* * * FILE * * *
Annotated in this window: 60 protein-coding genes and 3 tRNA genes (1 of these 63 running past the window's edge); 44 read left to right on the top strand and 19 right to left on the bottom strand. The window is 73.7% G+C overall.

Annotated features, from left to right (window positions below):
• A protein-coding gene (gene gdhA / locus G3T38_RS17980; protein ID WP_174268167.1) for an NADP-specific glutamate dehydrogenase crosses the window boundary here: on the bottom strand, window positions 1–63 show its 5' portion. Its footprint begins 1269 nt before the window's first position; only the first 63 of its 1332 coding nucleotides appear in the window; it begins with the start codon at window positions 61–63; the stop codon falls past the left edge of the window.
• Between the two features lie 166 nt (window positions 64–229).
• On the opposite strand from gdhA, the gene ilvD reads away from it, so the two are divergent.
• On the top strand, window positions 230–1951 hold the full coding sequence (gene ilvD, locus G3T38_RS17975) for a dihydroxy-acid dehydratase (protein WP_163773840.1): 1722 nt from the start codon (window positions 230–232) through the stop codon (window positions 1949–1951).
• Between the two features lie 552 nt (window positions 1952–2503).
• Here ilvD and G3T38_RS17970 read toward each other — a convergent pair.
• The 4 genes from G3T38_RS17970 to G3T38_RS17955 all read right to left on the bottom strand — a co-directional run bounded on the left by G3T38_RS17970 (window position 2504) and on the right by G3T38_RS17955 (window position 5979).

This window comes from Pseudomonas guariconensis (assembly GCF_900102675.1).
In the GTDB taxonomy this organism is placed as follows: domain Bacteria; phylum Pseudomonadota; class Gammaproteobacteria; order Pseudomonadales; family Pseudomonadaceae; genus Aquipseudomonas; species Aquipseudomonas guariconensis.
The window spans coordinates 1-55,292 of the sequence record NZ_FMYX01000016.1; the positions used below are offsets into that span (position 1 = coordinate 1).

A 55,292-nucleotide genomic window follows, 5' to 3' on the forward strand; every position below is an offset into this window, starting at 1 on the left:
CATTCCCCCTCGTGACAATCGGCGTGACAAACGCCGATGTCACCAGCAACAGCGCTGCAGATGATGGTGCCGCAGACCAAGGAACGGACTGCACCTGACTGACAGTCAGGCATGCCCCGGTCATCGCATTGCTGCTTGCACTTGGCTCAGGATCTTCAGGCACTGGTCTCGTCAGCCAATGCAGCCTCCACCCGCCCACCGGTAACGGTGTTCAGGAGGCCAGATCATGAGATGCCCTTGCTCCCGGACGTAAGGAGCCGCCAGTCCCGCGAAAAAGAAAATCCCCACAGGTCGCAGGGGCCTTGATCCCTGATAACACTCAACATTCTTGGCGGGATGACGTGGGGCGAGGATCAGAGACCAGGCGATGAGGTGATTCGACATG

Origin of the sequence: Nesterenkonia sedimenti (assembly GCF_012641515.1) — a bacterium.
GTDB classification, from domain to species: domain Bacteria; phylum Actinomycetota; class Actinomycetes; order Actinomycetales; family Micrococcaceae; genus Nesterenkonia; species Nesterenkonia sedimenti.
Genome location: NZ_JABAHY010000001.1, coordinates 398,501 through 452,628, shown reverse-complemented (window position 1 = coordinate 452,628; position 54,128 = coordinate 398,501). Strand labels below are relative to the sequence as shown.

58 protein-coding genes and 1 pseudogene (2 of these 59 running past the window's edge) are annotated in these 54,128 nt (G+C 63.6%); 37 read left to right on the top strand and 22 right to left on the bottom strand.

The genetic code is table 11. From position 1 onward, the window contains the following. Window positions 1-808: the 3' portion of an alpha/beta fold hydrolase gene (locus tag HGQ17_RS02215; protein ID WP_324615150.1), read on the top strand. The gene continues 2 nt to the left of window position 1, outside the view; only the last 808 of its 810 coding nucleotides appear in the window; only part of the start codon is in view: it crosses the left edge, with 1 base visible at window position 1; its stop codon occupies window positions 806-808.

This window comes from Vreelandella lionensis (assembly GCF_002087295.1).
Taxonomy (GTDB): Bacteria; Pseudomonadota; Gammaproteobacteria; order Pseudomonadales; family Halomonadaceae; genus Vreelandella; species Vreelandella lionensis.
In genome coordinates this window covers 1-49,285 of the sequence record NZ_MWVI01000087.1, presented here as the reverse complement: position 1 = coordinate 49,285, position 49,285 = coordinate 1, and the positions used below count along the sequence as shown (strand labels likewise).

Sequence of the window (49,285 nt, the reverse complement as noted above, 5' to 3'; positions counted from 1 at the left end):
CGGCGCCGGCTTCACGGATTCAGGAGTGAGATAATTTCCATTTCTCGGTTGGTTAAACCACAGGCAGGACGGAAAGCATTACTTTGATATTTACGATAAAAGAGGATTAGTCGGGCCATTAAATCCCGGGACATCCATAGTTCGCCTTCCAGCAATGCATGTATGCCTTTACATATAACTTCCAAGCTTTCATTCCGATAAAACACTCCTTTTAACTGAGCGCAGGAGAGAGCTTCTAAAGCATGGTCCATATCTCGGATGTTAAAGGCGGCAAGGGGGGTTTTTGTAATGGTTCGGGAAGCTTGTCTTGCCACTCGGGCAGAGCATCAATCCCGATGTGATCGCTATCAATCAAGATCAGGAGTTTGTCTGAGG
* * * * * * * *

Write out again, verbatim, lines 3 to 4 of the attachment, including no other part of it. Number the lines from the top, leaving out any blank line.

• A protein-coding gene (gene gdhA / locus G3T38_RS17980; protein ID WP_174268167.1) for an NADP-specific glutamate dehydrogenase crosses the window boundary here: on the bottom strand, window positions 1–63 show its 5' portion. Its footprint begins 1269 nt before the window's first position; only the first 63 of its 1332 coding nucleotides appear in the window; it begins with the start codon at window positions 61–63; the stop codon falls past the left edge of the window.
• Between the two features lie 166 nt (window positions 64–229).